So as Total figures out how to unpack all of this, its main problem with Algeria is the same one facing strategy folks in governments in Paris and elsewhere. How to predict what’s coming next in Algeria? The situation in the North African country shifted from a regime seemingly in control by the Bouteflika clan, which turned out to be a collapsing house of card, to what appears to be a showdown between the protest movement and some in the military, personified by General Gaid Salah. If the optics suggest that there is a power struggle on who will take over the post-Bouteflika era, the choice of one or the other is no trivial exercise. And then,it is possible that the street and the military will converge in terms of setting up an consensus future roadmap, further clouding the analyses taking place in comfortable corporate settings in Paris, Houston or Rome.
To Southern Insurgencies…
In the southern Africa region, Total will inherit a massive project in Mozambique’s northern region of Cabo Delgado. The Rovuma basin could be one of Africa’s biggest gas projects, and Anadarko has been instrumental in putting it together. Total certainly has great interest in ensuring its success as marketing deals have been signed with buyers in places like Asia. Although it may be facing lesser political uncertainty than in Algeria, Mozambique is facing unprecedented challenges that are likely to keep risk analysts in Total extremely busy for a long time.
On the political front, the country has been progressively moving toward peace with the government and rebel group Renamo agreeing to end their feud. A final peace deal has not been fully reached, but steps have been made, including a ceasefire that both have been respecting. A presidential election is scheduled for 15 October 2019, and that would be a huge test to assess Mozambique’s appetite for peace.
There are other problems, including Mozambique’s exposure to natural disasters. The country was hit by two devastating mega-cyclones over the past two months, with Cyclone Idai hitting the central region, and Cyclone Kenneth devastating the north, where the Rovuma basin is located.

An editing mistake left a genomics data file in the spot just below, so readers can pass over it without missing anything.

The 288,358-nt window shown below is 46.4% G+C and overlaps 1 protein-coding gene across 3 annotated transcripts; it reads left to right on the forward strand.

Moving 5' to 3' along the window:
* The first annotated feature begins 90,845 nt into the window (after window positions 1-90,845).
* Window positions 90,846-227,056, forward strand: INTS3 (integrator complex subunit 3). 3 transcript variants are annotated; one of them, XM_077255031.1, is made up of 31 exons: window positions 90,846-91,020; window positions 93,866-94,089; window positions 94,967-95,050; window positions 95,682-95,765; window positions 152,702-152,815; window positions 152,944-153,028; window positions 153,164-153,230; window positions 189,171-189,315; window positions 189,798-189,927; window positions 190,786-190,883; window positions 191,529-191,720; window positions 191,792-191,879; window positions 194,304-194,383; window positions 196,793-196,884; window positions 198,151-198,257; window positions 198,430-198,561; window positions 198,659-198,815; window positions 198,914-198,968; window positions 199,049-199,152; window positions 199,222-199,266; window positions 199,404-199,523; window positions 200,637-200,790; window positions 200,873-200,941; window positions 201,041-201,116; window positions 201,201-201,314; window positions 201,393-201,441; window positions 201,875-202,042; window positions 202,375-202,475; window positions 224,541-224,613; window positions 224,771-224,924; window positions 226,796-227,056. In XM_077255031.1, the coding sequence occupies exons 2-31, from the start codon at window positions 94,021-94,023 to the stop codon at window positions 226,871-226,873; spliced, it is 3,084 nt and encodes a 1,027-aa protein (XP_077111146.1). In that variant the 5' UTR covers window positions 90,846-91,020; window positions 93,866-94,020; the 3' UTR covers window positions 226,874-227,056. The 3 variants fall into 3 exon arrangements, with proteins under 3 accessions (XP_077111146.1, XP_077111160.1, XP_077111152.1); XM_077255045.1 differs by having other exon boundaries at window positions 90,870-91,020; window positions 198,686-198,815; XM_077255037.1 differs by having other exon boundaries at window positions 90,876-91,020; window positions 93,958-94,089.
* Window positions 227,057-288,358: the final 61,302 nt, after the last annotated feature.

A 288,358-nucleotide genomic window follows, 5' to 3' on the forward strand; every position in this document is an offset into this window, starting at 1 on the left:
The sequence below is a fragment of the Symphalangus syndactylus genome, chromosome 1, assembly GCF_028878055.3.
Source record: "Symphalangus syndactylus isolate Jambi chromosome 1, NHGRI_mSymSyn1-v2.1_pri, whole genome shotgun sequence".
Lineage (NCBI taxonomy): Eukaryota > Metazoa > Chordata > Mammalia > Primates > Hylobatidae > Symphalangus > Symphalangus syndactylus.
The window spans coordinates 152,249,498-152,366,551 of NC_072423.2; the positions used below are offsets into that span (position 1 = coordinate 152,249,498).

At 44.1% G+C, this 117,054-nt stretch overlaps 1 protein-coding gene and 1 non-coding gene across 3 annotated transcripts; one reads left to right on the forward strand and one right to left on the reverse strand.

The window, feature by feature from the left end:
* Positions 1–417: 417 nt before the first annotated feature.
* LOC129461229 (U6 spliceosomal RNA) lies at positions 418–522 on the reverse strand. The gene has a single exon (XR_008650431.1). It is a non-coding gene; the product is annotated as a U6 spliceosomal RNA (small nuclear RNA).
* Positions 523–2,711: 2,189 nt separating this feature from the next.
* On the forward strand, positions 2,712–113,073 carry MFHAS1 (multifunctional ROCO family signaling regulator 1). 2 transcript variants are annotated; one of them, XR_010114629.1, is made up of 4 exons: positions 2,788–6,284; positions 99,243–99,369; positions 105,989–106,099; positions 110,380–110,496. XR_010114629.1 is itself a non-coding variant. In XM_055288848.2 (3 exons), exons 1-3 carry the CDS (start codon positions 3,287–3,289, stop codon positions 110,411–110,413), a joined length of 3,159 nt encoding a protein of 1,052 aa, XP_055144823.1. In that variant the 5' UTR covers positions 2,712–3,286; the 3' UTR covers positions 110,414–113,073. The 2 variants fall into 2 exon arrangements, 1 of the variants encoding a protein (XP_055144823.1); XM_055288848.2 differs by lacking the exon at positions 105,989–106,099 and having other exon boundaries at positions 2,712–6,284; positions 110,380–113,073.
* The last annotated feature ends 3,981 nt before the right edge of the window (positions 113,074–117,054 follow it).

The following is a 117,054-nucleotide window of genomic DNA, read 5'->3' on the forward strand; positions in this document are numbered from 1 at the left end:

But all of these are a lesser problem when once considers the escalating terror attacks that have been taking place since late 2017. Ironically, these attacks emerged when Mozambique officially announced that gas production will go on, as if the insurgency followed the gas industry hand-in-hand. Cabo Delgado has been struggling with small-scale attacks on villages in the region, creating population displacements, and attacks have accelerated in the first half of May 2019, as indicated by the maps below. An Anadarko Italian contractor was also killed, prompting the company to halt its operations until the government boosted security and provided some guarantees. But as Total’s venture in Mozambique begins, there is no sign of insurgents easing their pressure on the region. Maps below show the extent of their attacks, and it is unlikely that they will stop now. What is puzzling in this case is that the Mozambican government says that the attackers are “criminal gangs,” in contrast to what some media report as an “Islamist insurgency.” Just last week, President Filipe Nyusi pleaded with the insurgents to come clean and make their demands known. But there are all sorts of theories as to who the attackers are, which Total will have to understand very quickly.
The road ahead for Total in Africa is paved with gold [black gold], but with uncertainty, obstacles abound and risk remains high.